A law requiring Defense Department employees to report child abuse cases to both military officials and state agencies was passed by the House this month and will soon head to the Senate for approval.
The law - H.R. 3894 - is known as "Talia's Law," after Talia Williams, a 5-year-old military kid who was beaten to death after being tortured by her Army father and step-mother while stationed in Hawaii.
Her mother, Tarshia Williams, sued the U.S. government. She said DoD officials failed to report suspicions that Talia was being abused. She received a $2 million settlement last year .... and now legislation named after her daughter aimed at never letting something like this happen again.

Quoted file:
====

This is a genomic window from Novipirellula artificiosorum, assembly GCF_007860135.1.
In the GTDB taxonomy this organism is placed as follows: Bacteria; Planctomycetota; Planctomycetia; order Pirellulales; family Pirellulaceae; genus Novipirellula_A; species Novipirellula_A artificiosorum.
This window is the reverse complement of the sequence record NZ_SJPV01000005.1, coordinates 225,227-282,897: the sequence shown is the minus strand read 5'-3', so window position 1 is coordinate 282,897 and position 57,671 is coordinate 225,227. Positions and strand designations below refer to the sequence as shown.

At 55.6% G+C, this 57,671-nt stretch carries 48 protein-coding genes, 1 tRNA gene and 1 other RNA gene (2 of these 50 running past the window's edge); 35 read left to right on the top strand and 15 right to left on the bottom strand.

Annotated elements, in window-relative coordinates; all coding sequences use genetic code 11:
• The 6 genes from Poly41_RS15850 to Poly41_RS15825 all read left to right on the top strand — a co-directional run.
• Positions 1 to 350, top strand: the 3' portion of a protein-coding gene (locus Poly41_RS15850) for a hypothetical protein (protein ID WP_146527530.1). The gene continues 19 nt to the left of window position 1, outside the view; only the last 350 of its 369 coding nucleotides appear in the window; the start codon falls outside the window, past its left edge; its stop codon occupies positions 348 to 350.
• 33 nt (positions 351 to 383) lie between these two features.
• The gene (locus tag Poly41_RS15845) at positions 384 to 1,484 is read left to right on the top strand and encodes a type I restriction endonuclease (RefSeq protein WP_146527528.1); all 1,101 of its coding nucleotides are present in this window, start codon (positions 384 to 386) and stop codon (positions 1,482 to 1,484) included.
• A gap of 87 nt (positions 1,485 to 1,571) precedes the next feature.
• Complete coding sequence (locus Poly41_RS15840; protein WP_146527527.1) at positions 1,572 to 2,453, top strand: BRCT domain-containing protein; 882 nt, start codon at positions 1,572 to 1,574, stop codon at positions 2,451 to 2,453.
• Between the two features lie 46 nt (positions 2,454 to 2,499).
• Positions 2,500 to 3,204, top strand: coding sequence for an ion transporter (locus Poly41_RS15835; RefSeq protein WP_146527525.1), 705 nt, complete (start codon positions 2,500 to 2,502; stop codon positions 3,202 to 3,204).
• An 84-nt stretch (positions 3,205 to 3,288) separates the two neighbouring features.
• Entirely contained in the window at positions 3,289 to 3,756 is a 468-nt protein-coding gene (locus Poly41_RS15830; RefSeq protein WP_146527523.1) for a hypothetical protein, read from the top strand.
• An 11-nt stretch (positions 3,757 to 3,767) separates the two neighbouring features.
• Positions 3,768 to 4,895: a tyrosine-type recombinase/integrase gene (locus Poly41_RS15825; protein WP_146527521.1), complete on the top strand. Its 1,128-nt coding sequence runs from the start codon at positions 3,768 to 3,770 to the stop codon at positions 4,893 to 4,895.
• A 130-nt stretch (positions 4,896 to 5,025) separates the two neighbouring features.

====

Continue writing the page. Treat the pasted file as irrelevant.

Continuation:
According to Defense Department statistics released last year, cases of child abuse and neglect across the military rose by almost 10 percent in 2014. According to those statistics, about .05 percent of the military's 1 million children were impacted -- with 63 percent of those being neglect cases, and 25 percent abuse.
But one of the problems with those cases -- which Talia's law seeks to fix -- is that they aren't necessarily reported to state officials for further investigation. By changing the rules to require reporting to the state, lawmakers hope that children will be given an extra layer of safety against abuse and neglect.
Before the legislation becomes law it has to pass the Senate. There's been no word from officials at the Senate Armed Services committee as to its prospects there, but it's possible that lawmakers will wait to wrap it into the annual Defense Authorization bill later this year.